Although GISTs between 2 and 5 cm with mitoses less than 5/50 HPFs were reported to have a low probability (less than 10%) of metastasis, the risk of metastasis increased to 16% to 73% when the mitotic count increased [6]. Khashab and Pasricha [15] suggested STER or curative resection via surgery when the tumor is between 2 and 4 cm, is symptomatic, or increases in size. According to the ESGE, laparoscopic wedge resection is the best treatment method. As the diagnostic accuracy and evaluation of mitoses are limited with EUS-FNA and biopsies, the ESGE recommends these only for GISTs with a high surgical risk, tumors located in the cardia or esophagus, or unresectable GISTs [18,22]. The JGES also recommends surgical resection for gastric subepithelial lesions between 2 and 5 cm [17]. In 2008, the Japan Society of Clinical Oncology suggested that tumors greater than 5 cm were an indication for surgery [24]. They recommend EUS, EUS-FNA, or CECT for gastric lesions 2 to 5 cm. In addition, they state that if a biopsy result indicates that the lesion is not a GIST, the doctor should choose a treatment method according to the type of disease. If endoscopy and CECT did not suggest malignancy (necrosis, hemorrhage, irregularity of the margin, abundant blood flow), they advised that the lesion could be operated upon using endoscopic surgery or periodically observed.

SUGGESTED ALGORITHM IN THE ENDOSCOPIC APPROACH TO GASTRIC SUBEPITHELIAL TUMORS

Asymptomatic subepithelial lesions smaller than 2 cm usually have a benign course, and it is recommended that they be managed by periodic surveillance using endoscopy or EUS. GIST proven by biopsy should be removed completely regardless of tumor size. Gastric subepithelial lesions with lesion-specific symptoms or those increasing in size may have malignant potential or active inflammation. Also, malignant features on endoscopy or high-risk features on EUS means a high probability of a clinically malignant condition. Biopsy or resection of the mass is needed for accurate determination of the long-term prognosis (Fig. 2).

CONCLUSIONS

Subepithelial lesions include various neoplastic and non-neoplastic tumors. Most of these are benign. Endoscopy and EUS are helpful to distinguish malignant tumors. Although GISTs have the potential to become malignant, small (<2 cm) asymptomatic tumors usually have a benign clinical course. GIST is the most common SET to occur in the stomach. Although various methods are employed to diagnose GISTs, the risk of GIST metastasis cannot be accurately predicted before lesions are completely resected.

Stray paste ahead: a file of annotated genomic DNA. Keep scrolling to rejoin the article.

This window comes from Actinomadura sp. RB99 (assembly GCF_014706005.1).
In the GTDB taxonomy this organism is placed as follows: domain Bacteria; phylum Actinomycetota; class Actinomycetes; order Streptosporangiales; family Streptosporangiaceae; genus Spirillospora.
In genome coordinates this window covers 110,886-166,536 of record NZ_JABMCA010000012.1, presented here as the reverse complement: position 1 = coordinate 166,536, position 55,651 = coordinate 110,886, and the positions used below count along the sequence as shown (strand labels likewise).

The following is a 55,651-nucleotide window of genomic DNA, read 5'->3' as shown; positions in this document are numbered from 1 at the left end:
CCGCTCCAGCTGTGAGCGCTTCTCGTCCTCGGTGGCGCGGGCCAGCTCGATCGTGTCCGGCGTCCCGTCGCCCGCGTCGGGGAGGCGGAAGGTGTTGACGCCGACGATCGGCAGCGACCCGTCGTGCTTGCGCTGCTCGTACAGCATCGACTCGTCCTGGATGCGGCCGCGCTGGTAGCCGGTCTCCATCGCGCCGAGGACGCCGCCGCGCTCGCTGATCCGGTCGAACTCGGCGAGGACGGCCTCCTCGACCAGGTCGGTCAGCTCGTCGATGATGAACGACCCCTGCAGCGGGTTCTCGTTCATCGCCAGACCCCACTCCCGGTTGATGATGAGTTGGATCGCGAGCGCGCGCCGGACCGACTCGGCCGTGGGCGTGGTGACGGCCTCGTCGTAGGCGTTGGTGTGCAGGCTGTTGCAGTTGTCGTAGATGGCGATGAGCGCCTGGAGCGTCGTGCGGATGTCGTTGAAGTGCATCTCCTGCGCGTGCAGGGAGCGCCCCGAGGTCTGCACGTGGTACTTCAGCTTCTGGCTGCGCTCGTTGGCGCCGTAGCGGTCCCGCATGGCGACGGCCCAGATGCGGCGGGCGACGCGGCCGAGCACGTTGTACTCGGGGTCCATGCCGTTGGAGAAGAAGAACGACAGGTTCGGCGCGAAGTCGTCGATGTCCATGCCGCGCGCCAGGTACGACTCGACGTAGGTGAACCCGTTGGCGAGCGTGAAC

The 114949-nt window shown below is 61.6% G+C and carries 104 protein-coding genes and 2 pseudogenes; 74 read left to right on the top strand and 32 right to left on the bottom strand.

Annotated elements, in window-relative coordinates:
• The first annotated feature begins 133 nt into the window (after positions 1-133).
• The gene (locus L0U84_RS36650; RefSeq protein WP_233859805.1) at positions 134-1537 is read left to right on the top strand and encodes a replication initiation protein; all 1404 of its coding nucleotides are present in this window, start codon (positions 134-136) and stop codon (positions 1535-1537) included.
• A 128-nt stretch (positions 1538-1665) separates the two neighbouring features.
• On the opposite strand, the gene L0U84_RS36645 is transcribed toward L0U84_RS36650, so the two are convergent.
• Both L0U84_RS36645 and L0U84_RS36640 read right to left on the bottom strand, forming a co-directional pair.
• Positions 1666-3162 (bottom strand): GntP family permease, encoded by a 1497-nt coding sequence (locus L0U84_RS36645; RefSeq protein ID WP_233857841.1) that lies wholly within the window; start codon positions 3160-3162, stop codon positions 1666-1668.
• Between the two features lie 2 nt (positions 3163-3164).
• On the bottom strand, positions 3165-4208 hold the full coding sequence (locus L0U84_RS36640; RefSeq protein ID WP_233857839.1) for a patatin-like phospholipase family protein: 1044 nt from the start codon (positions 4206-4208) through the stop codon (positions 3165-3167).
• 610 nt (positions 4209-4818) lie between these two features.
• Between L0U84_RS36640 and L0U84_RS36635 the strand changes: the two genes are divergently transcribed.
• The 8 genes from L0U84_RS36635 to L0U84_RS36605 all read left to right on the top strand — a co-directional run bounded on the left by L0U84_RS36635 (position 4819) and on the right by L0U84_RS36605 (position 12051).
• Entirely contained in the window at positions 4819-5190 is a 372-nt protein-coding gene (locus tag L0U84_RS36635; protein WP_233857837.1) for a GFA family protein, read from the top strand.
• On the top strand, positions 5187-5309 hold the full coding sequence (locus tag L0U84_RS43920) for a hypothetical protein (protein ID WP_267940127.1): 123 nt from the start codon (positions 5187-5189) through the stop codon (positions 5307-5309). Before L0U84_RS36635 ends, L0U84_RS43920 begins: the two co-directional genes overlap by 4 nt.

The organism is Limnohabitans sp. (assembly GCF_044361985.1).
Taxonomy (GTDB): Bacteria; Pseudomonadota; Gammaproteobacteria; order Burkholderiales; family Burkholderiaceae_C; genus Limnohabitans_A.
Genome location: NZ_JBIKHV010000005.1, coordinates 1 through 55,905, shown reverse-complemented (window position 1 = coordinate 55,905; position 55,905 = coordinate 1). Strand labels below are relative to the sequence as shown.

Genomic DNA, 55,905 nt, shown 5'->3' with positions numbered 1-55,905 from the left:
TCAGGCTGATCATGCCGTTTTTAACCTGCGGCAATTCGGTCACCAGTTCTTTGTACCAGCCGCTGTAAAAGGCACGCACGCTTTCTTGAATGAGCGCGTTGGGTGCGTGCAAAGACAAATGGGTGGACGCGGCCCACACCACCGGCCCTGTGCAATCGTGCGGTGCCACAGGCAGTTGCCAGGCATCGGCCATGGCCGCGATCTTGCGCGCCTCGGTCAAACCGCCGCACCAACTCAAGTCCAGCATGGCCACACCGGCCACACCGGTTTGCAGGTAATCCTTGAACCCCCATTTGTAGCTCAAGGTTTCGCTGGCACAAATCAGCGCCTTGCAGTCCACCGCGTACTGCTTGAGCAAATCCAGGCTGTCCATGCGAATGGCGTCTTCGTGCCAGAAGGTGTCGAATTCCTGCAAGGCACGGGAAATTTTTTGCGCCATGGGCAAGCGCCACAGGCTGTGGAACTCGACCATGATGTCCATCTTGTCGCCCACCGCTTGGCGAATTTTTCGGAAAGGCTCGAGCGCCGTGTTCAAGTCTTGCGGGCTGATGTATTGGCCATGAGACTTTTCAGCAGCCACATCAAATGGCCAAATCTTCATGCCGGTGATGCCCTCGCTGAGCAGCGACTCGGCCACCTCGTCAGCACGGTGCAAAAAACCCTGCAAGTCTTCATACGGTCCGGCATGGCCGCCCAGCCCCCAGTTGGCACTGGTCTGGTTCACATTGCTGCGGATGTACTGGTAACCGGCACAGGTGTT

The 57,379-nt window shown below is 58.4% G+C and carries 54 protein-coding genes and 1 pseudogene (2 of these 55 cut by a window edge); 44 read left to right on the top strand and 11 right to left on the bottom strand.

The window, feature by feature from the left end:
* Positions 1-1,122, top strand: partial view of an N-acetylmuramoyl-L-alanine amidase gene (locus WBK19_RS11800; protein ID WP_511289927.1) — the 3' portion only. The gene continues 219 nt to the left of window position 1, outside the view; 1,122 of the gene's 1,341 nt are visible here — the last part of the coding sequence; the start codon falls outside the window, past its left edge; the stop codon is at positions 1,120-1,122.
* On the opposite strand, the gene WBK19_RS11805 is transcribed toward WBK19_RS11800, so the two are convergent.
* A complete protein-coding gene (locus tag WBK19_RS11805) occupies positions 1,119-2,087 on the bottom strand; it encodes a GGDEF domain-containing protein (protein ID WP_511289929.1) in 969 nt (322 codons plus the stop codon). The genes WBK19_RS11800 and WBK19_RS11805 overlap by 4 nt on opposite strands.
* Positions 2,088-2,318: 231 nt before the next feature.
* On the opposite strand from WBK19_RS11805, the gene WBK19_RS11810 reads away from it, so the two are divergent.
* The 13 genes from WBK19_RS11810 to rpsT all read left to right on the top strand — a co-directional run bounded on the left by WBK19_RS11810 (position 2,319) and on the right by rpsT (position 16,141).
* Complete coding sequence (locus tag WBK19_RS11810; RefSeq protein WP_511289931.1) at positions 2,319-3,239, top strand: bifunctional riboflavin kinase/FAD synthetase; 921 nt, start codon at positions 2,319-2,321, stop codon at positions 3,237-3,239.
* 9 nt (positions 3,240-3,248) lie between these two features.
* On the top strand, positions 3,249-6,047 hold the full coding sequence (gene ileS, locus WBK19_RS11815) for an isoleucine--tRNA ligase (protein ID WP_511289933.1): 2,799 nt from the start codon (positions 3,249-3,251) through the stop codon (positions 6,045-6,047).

Recently, new endoscopic diagnostic methods and treatment techniques have been developed that allow for the diagnosis and resection of lesions located in the muscularis propria, without any complications. These endoscopic methods have different guidelines depending on the regions where they are performed because the experiences of endoscopic surgeons are different in resection of subepithelial lesions. The role of endoscopy has expanded to include not only the diagnosis of subepithelial lesions but also their treatment.

NOTES

Conflicts of Interest: The authors have no financial conflicts of interest.

Fig. 1.
Gastric gastrointestinal stromal tumor (GIST) with rapid growing. (A) Endoscopy didn’t detect any mass in the stomach. (B) Four years later, endoscopy showed round smooth elevated mass in gastric angle. (C, D) Enodoscopic subtumorial resection was performed. Tumor size was 1.7 cm. Microscopic finding. GIST with spindle cell type had 7 mitoses/50 high powered fields. H&E stain (E, ×200) was done, and immunohistochemical stains were for positive for c-kit (F, ×200) and CD34 (G, ×200).
ce-2015-096f1.gif
Fig. 2.
Algorithm in endoscopic approach to gastric subepithelial tumor. EUS, endoscopic ultrasonography; ESD, endoscopic submucosal dissection; EMR, endoscopic mucosal resection; FNA, fine needle aspiration. a)Malignant features on endoscopy: irregular border, or tumorous ulcer; b)High risk features on EUS: anechoic area, echogenic foci, irregular border, or regional lymph node swelling.
ce-2015-096f2.gif

REFERENCES

1. Lim YJ, Son HJ, Lee JS, et al. Clinical course of subepithelial lesions detected on upper gastrointestinal endoscopy. World J Gastroenterol 2010;16:439-444.
crossref pmid pmc
2. Gill KR, Camellini L, Conigliaro R, et al. The natural history of upper gastrointestinal subepithelial tumors: a multicenter endoscopic ultrasound survey. J Clin Gastroenterol 2009;43:723-726.
crossref pmid
3. Kim MY, Jung HY, Choi KD, et al. Natural history of asymptomatic small gastric subepithelial tumors. J Clin Gastroenterol 2011;45:330-336.
crossref pmid
4. Kawanowa K, Sakuma Y, Sakurai S, et al. High incidence of microscopic gastrointestinal stromal tumors in the stomach. Hum Pathol 2006;37:1527-1535.
crossref pmid